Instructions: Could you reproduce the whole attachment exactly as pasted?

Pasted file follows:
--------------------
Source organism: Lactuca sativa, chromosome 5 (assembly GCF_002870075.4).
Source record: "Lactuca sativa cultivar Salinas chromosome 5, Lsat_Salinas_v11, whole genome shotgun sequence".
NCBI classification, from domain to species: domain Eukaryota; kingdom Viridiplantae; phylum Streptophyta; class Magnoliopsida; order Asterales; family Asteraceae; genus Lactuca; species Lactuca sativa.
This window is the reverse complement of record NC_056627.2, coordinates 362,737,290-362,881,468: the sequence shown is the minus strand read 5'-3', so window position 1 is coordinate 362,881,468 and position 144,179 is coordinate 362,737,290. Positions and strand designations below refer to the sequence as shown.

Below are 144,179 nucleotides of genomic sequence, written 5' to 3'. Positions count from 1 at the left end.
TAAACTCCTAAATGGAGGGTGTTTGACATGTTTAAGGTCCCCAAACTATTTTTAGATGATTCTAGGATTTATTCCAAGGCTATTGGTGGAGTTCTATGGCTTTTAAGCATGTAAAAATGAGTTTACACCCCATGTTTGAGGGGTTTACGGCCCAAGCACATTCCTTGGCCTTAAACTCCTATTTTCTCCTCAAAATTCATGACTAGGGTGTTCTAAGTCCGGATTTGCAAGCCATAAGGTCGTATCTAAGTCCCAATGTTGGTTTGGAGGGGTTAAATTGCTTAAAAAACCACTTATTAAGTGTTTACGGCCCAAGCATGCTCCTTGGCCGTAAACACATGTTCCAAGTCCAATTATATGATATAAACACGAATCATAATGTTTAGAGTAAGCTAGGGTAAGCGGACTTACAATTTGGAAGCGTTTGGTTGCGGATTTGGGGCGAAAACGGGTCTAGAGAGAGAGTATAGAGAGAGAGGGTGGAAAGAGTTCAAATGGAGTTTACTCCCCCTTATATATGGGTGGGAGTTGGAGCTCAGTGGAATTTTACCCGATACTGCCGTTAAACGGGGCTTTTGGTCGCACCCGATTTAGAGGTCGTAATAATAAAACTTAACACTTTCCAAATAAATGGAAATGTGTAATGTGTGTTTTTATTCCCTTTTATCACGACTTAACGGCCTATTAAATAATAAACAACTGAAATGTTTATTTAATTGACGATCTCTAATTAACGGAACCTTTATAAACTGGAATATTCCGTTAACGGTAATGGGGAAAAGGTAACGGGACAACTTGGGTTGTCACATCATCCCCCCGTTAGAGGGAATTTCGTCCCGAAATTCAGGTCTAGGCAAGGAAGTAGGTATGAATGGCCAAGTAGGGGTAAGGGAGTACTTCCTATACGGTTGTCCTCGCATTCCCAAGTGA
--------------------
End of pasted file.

Source organism: Lactuca sativa, chromosome 5 (assembly GCF_002870075.4).
Source record: "Lactuca sativa cultivar Salinas chromosome 5, Lsat_Salinas_v11, whole genome shotgun sequence".
NCBI classification, from domain to species: domain Eukaryota; kingdom Viridiplantae; phylum Streptophyta; class Magnoliopsida; order Asterales; family Asteraceae; genus Lactuca; species Lactuca sativa.
This window is the reverse complement of record NC_056627.2, coordinates 362,737,290-362,881,468: the sequence shown is the minus strand read 5'-3', so window position 1 is coordinate 362,881,468 and position 144,179 is coordinate 362,737,290. Positions and strand designations below refer to the sequence as shown.

Below are 144,179 nucleotides of genomic sequence, written 5' to 3'. Positions count from 1 at the left end.
TAAACTCCTAAATGGAGGGTGTTTGACATGTTTAAGGTCCCCAAACTATTTTTAGATGATTCTAGGATTTATTCCAAGGCTATTGGTGGAGTTCTATGGCTTTTAAGCATGTAAAAATGAGTTTACACCCCATGTTTGAGGGGTTTACGGCCCAAGCACATTCCTTGGCCTTAAACTCCTATTTTCTCCTCAAAATTCATGACTAGGGTGTTCTAAGTCCGGATTTGCAAGCCATAAGGTCGTATCTAAGTCCCAATGTTGGTTTGGAGGGGTTAAATTGCTTAAAAAACCACTTATTAAGTGTTTACGGCCCAAGCATGCTCCTTGGCCGTAAACACATGTTCCAAGTCCAATTATATGATATAAACACGAATCATAATGTTTAGAGTAAGCTAGGGTAAGCGGACTTACAATTTGGAAGCGTTTGGTTGCGGATTTGGGGCGAAAACGGGTCTAGAGAGAGAGTATAGAGAGAGAGGGTGGAAAGAGTTCAAATGGAGTTTACTCCCCCTTATATATGGGTGGGAGTTGGAGCTCAGTGGAATTTTACCCGATACTGCCGTTAAACGGGGCTTTTGGTCGCACCCGATTTAGAGGTCGTAATAATAAAACTTAACACTTTCCAAATAAATGGAAATGTGTAATGTGTGTTTTTATTCCCTTTTATCACGACTTAACGGCCTATTAAATAATAAACAACTGAAATGTTTATTTAATTGACGATCTCTAATTAACGGAACCTTTATAAACTGGAATATTCCGTTAACGGTAATGGGGAAAAGGTAACGGGACAACTTGGGTTGTCACATCATCCCCCCGTTAGAGGGAATTTCGTCCCGAAATTCAGGTCTAGGCAAGGAAGTAGGTATGAATGGCCAAGTAGGGGTAAGGGAGTACTTCCTATACGGTTGTCCTCGCATTCCCAAGTGA